The screenshot below doesn’t show where the laughs begin. The screenshot below shows the setup for the BIG REVEAL—leading to the longest studio laugh on American TV.

Rob is Stunned SpeechlessAbove: Pete Rugolo and Orchestra play “The Dick Van Dyke Show” theme, segueing into the theme for the contemporaneous TV show “The Many Loves of Dobie Gillis”.

If you remember viewing it first-run, as I did, you will recall that thrill of being in on the “joke”. And you will most definitely know that—as perfectly and wittily as it is tied to its time and place—this joke will never land ever, ever again.

Anyone here remember the joke? Here’s the entire episode in its new strikingly colorized and sound-sharpened version, Carl Reiner’s last ongoing project before his death.

A few notes on episode 1, season 3: This was filmed just before MI:OS, when G Morris was making the transition from LA disc jockey to actor. M Dillard was already a familiar face on television at this time. The episode was written by the great comedy team of B Persky and S Denoff, who went on to create the TV show That Girl.

Earle Hagen’s Dick Van Dyke and Lionel Newman(!)’s Dobie Gillis themes have got to be in my opinion the swingiest, finger-poppingest themes in the history of TV, topping even Mancini’s Peter Gunn, because of their superior melody lines. The version above is just okay, but I would looove to hear the snap and slide my beloved John Wilson would put into either of these short pieces like he did with his 2005 Grammy-nominated “Beyond the Sea”. Quel dommage, he’s on to finer things now, my bonny is.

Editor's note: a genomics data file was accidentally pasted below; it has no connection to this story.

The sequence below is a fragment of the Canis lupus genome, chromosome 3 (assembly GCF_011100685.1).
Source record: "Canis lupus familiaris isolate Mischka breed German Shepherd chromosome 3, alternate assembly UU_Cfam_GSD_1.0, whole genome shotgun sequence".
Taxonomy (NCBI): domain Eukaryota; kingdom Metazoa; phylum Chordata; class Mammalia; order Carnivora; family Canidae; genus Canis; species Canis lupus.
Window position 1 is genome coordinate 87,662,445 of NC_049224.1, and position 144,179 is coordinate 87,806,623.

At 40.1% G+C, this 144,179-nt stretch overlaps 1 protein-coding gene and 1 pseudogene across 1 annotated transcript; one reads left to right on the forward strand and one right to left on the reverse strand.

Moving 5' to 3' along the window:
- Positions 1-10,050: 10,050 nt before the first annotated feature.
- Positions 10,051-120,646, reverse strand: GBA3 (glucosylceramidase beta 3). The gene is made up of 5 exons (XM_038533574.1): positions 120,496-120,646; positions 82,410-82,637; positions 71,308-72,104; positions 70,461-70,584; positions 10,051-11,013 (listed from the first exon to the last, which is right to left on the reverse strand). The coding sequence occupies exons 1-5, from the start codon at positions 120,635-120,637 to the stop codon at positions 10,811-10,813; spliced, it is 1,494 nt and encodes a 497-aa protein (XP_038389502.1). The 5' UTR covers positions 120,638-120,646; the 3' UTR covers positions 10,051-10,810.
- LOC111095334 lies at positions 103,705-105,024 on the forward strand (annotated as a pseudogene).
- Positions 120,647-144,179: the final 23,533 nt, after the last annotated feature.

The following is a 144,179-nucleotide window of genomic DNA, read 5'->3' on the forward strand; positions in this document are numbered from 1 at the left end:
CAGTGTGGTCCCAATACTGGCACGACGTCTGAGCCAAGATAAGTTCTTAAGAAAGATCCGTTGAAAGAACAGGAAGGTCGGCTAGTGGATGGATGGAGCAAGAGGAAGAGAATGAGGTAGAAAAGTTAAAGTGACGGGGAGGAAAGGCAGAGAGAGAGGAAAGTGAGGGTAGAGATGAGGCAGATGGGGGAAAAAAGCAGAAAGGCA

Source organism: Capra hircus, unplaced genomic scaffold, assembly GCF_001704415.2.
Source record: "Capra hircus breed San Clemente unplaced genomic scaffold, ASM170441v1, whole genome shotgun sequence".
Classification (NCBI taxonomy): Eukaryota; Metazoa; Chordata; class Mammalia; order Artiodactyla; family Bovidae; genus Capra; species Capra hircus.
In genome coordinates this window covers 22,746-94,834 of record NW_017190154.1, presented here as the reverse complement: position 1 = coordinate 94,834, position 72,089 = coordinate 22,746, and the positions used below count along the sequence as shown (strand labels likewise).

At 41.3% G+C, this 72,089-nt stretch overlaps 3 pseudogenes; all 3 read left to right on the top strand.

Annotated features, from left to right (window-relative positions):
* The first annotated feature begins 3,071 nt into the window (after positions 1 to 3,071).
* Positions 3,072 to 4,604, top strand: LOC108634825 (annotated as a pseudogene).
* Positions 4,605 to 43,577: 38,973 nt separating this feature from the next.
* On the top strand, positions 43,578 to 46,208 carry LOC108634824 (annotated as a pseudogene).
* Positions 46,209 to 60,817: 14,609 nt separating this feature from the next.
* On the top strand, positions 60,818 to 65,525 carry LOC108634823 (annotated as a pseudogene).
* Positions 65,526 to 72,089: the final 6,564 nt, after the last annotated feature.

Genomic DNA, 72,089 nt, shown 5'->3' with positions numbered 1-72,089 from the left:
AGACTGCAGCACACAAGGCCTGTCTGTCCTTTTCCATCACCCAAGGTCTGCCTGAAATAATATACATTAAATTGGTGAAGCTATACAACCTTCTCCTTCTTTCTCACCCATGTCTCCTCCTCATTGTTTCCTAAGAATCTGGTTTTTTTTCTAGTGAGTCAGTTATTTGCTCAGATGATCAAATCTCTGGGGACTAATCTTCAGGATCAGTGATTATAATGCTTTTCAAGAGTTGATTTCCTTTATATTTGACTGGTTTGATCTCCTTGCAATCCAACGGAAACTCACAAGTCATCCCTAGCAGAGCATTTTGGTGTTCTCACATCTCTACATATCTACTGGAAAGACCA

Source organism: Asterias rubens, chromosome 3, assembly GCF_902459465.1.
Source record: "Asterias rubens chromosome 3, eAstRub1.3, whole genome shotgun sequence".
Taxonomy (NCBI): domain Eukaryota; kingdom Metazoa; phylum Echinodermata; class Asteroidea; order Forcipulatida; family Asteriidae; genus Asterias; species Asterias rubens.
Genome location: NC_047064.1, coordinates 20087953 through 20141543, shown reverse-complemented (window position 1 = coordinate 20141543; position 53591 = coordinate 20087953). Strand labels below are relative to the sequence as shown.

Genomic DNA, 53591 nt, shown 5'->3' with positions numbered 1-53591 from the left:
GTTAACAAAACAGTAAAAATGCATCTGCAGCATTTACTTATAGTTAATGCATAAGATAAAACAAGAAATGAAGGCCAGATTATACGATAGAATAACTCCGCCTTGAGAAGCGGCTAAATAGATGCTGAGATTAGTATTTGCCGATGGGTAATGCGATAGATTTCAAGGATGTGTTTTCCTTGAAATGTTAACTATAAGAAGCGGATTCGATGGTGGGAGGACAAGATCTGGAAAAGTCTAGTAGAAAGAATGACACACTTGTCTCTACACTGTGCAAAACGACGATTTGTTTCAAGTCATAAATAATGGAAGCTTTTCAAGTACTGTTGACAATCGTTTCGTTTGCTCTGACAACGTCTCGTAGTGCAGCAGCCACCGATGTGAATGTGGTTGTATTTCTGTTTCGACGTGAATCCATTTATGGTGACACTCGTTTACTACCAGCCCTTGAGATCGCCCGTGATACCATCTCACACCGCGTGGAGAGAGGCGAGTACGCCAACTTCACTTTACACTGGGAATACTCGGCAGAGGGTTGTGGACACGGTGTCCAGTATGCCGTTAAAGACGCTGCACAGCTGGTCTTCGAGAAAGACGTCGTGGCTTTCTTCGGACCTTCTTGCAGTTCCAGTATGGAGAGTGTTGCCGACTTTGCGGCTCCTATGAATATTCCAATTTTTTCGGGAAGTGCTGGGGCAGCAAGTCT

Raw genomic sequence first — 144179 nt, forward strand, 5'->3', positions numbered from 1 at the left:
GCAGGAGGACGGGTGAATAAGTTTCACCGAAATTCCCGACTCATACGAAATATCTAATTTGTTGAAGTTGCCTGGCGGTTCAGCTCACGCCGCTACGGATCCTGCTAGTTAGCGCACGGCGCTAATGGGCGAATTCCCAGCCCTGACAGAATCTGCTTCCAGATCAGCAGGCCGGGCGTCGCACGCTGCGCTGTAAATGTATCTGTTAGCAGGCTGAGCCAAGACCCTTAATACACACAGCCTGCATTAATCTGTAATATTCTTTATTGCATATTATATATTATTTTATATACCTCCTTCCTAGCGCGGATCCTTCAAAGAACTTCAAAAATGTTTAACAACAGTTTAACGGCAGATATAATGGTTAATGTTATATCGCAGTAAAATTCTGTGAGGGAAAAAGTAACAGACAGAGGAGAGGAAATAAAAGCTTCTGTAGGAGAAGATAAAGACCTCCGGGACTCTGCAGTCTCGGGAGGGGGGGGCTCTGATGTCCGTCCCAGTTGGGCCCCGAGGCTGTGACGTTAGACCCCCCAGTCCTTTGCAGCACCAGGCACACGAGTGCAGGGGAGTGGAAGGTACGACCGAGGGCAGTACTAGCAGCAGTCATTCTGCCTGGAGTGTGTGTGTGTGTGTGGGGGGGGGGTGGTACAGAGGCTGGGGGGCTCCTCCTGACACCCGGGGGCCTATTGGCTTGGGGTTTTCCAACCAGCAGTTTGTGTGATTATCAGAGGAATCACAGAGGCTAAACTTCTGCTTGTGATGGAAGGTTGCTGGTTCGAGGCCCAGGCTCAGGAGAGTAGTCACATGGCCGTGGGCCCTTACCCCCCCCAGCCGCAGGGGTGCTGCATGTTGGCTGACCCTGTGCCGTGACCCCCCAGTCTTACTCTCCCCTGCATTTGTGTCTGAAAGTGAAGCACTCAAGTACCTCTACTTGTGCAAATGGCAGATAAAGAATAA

By the way, I owe my interest in swing to London-based composer / Royal College alum (1991-93) / YT maven David Bruce—in particular his lecture on swing theory, which set my head back on straight. Thanks, David!

Free pdf of my book JOHN WILSON: AN ENGLISH CONDUCTOR here.

[all tags]

One thought on “A Tribute to Carl Reiner (1922 – 2020): “That’s My Boy??” from His Finest Creation, The Dick Van Dyke Show, 25 Sep 1963; Plus Lionel Newman and the Theory of Swing from Composer David Bruce

Leave a Reply

Fill in your details below or click an icon to log in:

WordPress.com Logo

You are commenting using your WordPress.com account. Log Out /  Change )

Google photo

You are commenting using your Google account. Log Out /  Change )

Twitter picture

You are commenting using your Twitter account. Log Out /  Change )

Facebook photo

You are commenting using your Facebook account. Log Out /  Change )

Connecting to %s